A onetime Postal Service employee who “found himself obsessively chasing conspiracy theories” before he fired three shotgun blasts across Hennepin Avenue from his workplace into the Federal Reserve Building in downtown Minneapolis has been sentenced to less than a year’s confinement.

Christopher D. Wood, 43, of St. Paul, was sentenced in federal court in Minneapolis last week to four months of incarceration and another four months of home confinement in connection with taking aim on the building during a fireworks display on July 21 from the Minneapolis Central Post Office parking ramp after his shift ended.

The Federal Reserve building was occupied at that late hour, and hundreds of people were outside watching the Aquatennial fireworks display, but no one was injured despite one slug piercing a triple-pane security window and lodging in a seventh-floor ceiling, according to court records.

Wood’s sentence, coming after he pleaded guilty to possession with intent to use a firearm in a federal facility, also orders him to pay more than $40,000 for the damage he inflicted on the Federal Reserve building.

While lacking a criminal history, “unfortunately, the defendant recently found himself obsessively chasing conspiracy theories in the fever swamps and dark corners of the internet,” read the prosecution’s presentencing argument for 10 to 16 months in prison.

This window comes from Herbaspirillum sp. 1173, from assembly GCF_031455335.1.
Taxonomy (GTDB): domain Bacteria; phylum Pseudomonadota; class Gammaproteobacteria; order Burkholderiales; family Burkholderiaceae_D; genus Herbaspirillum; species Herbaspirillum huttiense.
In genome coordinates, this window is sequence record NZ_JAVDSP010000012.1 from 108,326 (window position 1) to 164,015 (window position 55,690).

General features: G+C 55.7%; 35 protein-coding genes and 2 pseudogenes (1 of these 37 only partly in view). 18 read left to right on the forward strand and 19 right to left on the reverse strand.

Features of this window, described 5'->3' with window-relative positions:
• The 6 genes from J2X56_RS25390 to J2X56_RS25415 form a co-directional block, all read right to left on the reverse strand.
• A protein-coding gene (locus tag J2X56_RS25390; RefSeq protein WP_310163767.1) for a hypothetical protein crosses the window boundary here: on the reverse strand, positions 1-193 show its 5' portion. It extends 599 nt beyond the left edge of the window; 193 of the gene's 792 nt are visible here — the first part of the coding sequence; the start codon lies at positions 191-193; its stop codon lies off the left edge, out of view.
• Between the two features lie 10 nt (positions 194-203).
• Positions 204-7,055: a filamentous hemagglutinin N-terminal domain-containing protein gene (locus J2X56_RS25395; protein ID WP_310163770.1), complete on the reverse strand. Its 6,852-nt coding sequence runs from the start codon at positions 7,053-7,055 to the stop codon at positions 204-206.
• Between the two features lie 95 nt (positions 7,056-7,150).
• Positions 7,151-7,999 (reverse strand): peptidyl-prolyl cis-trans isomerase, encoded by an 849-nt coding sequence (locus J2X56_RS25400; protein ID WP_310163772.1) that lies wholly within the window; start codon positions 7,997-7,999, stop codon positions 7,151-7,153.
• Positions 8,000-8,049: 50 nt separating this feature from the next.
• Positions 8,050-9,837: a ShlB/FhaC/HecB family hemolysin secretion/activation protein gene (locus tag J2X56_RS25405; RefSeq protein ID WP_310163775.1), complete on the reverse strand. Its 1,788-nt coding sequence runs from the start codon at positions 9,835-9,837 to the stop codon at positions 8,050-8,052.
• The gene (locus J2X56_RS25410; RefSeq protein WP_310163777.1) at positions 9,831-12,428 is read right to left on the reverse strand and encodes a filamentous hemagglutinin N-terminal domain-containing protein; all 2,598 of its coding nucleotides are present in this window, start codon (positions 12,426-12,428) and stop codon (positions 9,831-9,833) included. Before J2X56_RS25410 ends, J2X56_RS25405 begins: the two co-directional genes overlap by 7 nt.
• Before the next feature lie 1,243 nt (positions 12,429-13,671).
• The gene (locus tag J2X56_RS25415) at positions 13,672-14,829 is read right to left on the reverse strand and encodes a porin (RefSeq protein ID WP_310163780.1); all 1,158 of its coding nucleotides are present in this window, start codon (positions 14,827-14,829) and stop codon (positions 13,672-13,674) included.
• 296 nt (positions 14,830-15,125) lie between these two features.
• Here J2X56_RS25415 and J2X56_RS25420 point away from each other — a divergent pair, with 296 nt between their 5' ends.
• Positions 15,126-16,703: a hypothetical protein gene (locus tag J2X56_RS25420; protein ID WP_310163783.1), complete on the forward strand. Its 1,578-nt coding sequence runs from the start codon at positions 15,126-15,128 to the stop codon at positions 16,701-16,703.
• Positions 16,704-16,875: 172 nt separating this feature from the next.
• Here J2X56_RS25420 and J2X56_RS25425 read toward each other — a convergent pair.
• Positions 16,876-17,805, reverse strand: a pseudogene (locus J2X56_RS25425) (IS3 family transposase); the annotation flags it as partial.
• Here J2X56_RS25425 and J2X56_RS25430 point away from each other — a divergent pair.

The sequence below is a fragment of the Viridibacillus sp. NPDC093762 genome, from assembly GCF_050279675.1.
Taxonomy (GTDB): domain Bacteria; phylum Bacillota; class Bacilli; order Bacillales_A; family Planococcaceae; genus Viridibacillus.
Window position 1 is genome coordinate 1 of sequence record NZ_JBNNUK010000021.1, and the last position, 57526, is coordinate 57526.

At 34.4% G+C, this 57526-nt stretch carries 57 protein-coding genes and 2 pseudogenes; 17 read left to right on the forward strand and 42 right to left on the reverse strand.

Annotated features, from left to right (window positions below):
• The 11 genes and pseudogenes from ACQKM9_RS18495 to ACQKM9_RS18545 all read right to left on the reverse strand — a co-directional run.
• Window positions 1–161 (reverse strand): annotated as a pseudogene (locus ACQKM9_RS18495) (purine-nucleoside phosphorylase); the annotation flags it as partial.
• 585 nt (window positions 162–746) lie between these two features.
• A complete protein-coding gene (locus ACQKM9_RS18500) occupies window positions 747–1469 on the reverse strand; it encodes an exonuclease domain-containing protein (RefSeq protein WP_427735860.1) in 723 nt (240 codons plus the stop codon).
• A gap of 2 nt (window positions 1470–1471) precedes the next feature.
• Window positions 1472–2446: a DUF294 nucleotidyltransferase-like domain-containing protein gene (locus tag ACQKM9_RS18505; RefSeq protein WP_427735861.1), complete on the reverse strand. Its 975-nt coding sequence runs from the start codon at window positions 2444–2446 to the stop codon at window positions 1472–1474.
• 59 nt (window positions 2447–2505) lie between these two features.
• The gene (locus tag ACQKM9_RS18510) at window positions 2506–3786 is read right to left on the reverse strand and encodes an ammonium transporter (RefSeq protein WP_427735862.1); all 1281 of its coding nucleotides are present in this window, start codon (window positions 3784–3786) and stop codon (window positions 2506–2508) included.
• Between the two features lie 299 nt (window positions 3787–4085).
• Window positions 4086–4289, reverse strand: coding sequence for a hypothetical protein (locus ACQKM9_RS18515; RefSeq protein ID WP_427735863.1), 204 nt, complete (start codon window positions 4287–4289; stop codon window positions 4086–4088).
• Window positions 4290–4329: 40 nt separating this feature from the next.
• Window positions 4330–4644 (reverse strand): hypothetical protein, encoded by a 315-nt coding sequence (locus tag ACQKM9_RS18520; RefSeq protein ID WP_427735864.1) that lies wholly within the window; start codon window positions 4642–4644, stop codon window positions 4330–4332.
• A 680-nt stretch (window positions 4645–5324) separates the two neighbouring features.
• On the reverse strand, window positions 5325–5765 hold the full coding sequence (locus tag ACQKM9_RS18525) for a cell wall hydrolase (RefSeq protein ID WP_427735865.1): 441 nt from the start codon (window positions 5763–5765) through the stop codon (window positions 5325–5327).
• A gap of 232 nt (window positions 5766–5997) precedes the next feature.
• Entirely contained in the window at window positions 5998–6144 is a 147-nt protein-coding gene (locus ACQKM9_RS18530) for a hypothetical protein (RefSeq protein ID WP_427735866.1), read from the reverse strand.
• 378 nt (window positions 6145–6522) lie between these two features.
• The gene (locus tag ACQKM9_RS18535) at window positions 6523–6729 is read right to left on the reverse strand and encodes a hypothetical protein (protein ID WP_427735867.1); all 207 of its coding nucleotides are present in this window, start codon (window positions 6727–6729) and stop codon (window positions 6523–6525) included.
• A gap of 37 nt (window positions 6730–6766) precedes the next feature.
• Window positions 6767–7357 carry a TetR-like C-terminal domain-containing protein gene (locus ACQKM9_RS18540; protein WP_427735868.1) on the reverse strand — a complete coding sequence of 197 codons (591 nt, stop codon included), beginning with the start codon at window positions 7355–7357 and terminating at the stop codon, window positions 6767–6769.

Police in August raided Wood’s St. Paul apartment and found a 12-gauge shotgun, a pistol and ammunition, literature referencing the “End the Fed” movement and counterfeit bills bearing the likeness of former U.S. Rep. Ron Paul. They also turned up in his vehicle a handgun with loaded magazines and more literature similar to what was found in his home.

Investigators also found an item related to 9/11 conspiracies in Wood’s car and described Facebook posts that included references to “fastest firing shotgun” and “Lucifer-Obama,” according to a state search warrant.

The defense, arguing for a sentence of no more than probation, acknowledged that depression fed “what he described as an addiction” to conspiracy theories.

“I became addicted to what’s true and what’s false,” the defense filing quoted him saying. “Who is wrong and who is right. I started to believe I was at the bottom and that the Fed was the top, and it made me feel small and powerless in a messed-up world.”

Wood also laid some of the blame for his state of mind on his 20 years working for the U.S. Postal Service, which he described in the defense filing as “robotic” and “soul-sucking.”

Management tracked “exactly how long it took to complete a task; all breaks, including those to the restroom, where required to be clocked and measured in the hundredths of an hour,” the filing read.

Wood was quoted in the defense argument as saying, “You could see the deterioration of everyone’s mental health.”

To further support its client, the defense pointed out that Wood is not a risk to the public and has been in “perfect compliance” with the court’s wishes since his arrest.

Raised in St. Paul in a strong Christian environment, the defense added, Wood has resumed attending church.